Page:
Will Mylan have to cut another very big check because of the way it's classified its EpiPen for sales to poor people?
A group that represents more than 1,200 "safety-net" hospitals is asking the U.S. Justice Department's fraud section to investigate whether big drugmaker Mylan "improperly" overcharged them for sales of its pricey EpiPen anti-allergy device.
The group 340B Health, in a letter to the Justice Department, said that Mylan's alleged misclassifying of EpiPen as a generic drug instead of as a brand-name product "would likely have resulted in overcharges" to so-called 340B hospitals. Those hospitals serve significant amounts of poor people and residents of rural communities.
The new allegations parallel ones made over the past several months that Mylan shortchanged Medicaid's drug rebate program as a result of how it classified the auto-injector, which delivers a shot of epinephrine in cases of potentially fatal allergic reactions.
Mylan last month agreed with the Justice Department, without admitting wrongdoing, to pay $465 million to settle claims it paid Medicaid less in rebates than it should have been paying as a result of classifying EpiPen as a generic.
Mylan also agreed to pay Medicaid's drug rebate program the higher rebate rate charged brand-name drugs starting next April.
The 340B hospitals aren't entitled to rebates. But those safety-net hospitals are legally entitled — because of the types of patients they have — to front-end discounts on the price of EpiPens sold through those hospitals.
340B Health, in its letter to the Justice Department, said Mylan's misclassification of EpiPen "would have had a similar impact on establishing" the maximum price 340B hospitals have to pay for EpiPen as that classification had on the Medicaid Drug Rebate Program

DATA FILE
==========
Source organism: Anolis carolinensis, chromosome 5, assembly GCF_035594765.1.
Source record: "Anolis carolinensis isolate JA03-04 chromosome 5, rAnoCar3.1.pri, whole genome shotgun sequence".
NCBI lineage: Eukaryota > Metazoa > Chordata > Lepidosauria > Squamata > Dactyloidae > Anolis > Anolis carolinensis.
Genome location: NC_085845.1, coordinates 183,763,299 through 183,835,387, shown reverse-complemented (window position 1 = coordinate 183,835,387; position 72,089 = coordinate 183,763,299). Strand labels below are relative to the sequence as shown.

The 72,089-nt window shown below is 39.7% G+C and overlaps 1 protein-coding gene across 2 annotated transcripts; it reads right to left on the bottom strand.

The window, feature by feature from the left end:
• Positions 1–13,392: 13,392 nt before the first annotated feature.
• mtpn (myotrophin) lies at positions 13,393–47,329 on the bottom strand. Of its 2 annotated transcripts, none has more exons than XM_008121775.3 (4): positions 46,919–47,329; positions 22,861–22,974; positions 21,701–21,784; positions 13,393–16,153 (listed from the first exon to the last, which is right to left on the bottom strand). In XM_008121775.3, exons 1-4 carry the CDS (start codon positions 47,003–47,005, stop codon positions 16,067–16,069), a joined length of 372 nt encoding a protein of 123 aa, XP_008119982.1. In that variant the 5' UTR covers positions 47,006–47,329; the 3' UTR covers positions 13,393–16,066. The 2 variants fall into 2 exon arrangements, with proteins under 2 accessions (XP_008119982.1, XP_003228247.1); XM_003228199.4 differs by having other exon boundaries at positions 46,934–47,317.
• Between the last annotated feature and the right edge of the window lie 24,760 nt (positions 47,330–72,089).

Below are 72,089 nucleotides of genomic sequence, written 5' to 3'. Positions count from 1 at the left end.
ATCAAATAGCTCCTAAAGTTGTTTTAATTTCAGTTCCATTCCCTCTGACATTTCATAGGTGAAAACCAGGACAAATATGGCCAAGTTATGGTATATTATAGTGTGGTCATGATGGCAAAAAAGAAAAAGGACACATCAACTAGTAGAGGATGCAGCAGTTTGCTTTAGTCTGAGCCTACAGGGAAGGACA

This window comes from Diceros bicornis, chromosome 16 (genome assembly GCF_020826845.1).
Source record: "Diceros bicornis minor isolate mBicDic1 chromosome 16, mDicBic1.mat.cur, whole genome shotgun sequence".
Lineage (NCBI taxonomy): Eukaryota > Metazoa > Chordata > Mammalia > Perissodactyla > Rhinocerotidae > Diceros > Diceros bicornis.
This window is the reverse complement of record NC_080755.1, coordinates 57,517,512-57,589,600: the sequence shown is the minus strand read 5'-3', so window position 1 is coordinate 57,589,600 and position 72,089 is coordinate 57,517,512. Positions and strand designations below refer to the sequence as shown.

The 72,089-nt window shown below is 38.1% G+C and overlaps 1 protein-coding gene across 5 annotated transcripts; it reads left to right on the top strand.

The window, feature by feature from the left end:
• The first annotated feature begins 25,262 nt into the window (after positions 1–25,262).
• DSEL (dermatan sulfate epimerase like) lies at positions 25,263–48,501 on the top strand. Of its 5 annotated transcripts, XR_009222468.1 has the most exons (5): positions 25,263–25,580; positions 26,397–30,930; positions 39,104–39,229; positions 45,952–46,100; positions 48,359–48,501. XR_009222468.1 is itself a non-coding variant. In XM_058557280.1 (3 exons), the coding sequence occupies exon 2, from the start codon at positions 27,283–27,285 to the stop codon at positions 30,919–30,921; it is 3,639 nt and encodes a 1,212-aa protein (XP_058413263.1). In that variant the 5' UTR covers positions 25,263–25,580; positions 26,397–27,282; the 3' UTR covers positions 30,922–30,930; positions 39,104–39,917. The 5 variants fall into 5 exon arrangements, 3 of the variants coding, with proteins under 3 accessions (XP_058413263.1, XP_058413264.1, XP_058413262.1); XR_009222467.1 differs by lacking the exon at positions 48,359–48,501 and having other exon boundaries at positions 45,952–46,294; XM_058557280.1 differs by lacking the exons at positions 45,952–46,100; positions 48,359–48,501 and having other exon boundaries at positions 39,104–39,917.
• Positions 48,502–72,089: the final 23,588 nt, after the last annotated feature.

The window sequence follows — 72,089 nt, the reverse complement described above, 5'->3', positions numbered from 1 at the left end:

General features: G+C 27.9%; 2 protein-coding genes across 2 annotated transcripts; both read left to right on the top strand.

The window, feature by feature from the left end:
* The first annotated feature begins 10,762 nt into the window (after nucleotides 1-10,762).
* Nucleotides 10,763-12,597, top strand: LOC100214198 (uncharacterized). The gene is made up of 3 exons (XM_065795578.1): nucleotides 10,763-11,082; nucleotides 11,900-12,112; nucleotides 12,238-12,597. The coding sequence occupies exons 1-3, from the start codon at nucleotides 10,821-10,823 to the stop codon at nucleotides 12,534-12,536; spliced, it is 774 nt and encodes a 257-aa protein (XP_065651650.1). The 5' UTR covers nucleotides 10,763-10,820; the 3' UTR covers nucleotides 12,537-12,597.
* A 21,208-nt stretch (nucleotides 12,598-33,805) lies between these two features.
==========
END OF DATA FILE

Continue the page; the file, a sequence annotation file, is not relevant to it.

Randy Barrett, spokesman for 340B Health, told CNBC on Friday that "I don't have any figure on how much 340B hospitals might have been shorted."
"What I can say is we've heard from our members that for each package of EpiPens that they've purchased, it appears they could have been overcharged by upwards to $500/package," Barrett wrote in an email.
"One hospital reported to us that this would amount to an overcharge of more than $100,000 in the last year," Barrett wrote. That particular hospital was a large one, he said.
Both Mylan and the Justice Department declined to comment on the 340B Health letter.
Mylan for years classified EpiPen as a generic medication for the Medicaid Drug Rebate program, citing guidance from federal health regulators.
Under that program, companies pay Medicaid, which is jointly run by federal and state governments to provide health coverage to primarily the poor, a rebate of 13 percent for sales of generic medications through Medicaid.
But after outrage erupted in August over Mylan raising the retail price of EpiPen to more than $600 for a two-pack, the federal Centers for Medicare and Medicaid Services revealed that they had repeatedly told the company that EpiPen should be considered a brand-name product for rebate purposes.
Sellers of brand-name products have to pay a much higher rebate to Medicaid: at least 23.1 percent on every sale.
But brand-name drugs that have had their price raised beyond the rate of inflation are subject to even higher rebates. And because of that inflation adjustment, if drug sellers hike their prices significantly they can end up owing Medicaid an amount that is nearly equal to the actual sales price of the medications.
Mylan has raised the price of EpiPen more than 500 percent in recent years.
An Evercore ISI analysis has found that if Mylan was warned about the misclassification as far back as five years ago, the company might have shortchanged Medicaid more than $700 million in rebates, which is close to what the company made in sales through the program.
Because of that wide difference between what Mylan might have owed and what it will pay, a number of elected officials have criticized the yet-to-be finalized $465 million settlement with the Justice Department.
Sen. Richard Blumenthal, D-Conn., has called on the Justice Department to cancel the deal, as has the attorney general of West Virginia, where Mylan has a manufacturing plant.
Sen. Elizabeth Warren, D-Mass., in a letter to U.S. Attorney General Loretta Lynch, called the settlement "shockingly weak, with no criminal penalty and no deterrent value to prevent drug companies from engaging in abusive schemes to defraud Medicaid and rip off taxpayers."
The Senate Judiciary Committee has scheduled a Nov. 30 to examine the settlement.